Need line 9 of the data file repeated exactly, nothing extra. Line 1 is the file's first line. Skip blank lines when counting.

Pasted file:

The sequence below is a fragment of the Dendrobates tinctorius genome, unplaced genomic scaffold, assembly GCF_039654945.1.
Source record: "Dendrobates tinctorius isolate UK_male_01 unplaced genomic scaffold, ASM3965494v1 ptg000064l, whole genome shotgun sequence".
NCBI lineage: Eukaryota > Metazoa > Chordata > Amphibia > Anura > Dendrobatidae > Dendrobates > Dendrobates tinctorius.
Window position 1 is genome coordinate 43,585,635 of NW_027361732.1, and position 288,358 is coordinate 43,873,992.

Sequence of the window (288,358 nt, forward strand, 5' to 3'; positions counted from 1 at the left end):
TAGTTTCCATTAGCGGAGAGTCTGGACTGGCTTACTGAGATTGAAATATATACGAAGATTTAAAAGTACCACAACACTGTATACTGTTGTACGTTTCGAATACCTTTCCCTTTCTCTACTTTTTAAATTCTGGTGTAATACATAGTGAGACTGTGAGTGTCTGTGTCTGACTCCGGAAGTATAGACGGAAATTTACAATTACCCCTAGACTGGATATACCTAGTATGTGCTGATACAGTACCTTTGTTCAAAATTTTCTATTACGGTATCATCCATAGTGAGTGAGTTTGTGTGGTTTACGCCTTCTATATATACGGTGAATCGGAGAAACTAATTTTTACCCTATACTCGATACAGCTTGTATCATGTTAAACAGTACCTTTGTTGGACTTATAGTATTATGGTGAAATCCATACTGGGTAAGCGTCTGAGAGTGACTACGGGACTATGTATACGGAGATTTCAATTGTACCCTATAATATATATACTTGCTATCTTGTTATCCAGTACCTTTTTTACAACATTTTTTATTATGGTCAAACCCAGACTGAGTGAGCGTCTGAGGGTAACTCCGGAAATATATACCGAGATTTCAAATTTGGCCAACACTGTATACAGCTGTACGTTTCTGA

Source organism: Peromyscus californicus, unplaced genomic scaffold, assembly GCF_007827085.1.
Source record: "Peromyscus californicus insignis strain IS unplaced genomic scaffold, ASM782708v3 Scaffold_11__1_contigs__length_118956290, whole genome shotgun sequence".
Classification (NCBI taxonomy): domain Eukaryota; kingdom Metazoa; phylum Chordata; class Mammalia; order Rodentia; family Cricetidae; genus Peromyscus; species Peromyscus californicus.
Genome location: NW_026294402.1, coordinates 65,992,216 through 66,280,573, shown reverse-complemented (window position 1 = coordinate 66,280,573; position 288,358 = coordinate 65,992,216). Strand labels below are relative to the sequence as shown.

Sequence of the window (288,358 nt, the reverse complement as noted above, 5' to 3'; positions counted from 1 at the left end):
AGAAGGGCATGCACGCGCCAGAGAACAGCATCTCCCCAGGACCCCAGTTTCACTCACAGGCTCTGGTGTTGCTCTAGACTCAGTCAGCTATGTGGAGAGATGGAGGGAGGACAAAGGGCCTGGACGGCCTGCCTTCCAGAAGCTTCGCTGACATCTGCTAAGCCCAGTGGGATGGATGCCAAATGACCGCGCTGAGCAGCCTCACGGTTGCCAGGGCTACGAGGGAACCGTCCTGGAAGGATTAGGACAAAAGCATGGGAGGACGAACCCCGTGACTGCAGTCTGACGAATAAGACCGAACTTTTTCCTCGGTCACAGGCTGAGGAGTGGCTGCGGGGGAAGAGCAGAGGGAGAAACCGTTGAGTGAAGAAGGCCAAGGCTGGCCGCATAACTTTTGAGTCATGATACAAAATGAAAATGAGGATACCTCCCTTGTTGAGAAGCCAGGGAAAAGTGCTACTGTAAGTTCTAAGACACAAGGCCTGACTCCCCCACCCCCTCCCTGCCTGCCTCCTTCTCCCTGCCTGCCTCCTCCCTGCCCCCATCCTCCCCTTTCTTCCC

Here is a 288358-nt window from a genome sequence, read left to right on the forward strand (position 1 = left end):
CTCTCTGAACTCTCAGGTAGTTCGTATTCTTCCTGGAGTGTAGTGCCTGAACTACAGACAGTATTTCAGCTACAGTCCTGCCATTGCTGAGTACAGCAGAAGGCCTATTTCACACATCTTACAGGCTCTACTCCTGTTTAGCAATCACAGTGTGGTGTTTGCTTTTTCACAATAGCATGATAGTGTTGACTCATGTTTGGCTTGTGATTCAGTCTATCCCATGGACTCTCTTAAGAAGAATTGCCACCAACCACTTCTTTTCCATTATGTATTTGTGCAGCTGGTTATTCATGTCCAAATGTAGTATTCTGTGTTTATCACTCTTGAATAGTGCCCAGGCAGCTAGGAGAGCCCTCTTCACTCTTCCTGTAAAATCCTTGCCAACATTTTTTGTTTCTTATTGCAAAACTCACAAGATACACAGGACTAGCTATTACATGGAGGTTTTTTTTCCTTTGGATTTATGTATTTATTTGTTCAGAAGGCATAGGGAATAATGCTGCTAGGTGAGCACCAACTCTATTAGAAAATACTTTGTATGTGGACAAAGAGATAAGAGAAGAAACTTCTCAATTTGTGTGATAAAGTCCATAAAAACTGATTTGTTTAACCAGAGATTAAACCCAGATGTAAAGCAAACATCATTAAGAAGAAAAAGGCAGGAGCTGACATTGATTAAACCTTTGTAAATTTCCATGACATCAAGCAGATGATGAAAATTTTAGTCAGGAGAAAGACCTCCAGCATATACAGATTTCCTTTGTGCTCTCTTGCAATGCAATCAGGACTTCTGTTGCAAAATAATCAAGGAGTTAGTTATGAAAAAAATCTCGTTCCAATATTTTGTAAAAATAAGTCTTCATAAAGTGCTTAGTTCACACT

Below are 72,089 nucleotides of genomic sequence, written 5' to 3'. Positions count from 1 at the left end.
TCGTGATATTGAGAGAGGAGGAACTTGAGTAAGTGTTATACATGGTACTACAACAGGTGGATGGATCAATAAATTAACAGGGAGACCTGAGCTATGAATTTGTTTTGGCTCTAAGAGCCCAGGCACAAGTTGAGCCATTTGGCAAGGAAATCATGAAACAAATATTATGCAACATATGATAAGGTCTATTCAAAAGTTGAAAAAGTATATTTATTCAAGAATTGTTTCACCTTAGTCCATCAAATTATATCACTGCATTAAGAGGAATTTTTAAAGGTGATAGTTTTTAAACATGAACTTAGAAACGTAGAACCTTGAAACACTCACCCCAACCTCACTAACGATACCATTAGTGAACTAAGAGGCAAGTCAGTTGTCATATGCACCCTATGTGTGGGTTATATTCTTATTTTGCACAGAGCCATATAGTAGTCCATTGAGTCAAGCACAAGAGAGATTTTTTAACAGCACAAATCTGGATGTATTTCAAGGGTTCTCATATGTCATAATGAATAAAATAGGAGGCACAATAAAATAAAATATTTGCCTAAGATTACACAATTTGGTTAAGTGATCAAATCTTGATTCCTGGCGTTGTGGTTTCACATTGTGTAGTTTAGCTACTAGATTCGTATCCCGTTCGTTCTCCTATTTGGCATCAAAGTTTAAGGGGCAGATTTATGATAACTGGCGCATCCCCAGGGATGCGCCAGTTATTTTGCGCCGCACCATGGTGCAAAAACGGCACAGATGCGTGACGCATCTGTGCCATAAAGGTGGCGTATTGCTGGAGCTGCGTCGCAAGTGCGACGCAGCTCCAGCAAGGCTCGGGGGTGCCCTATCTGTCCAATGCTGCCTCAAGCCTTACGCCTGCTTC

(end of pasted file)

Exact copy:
Classification (NCBI taxonomy): domain Eukaryota; kingdom Metazoa; phylum Chordata; class Mammalia; order Rodentia; family Cricetidae; genus Peromyscus; species Peromyscus californicus.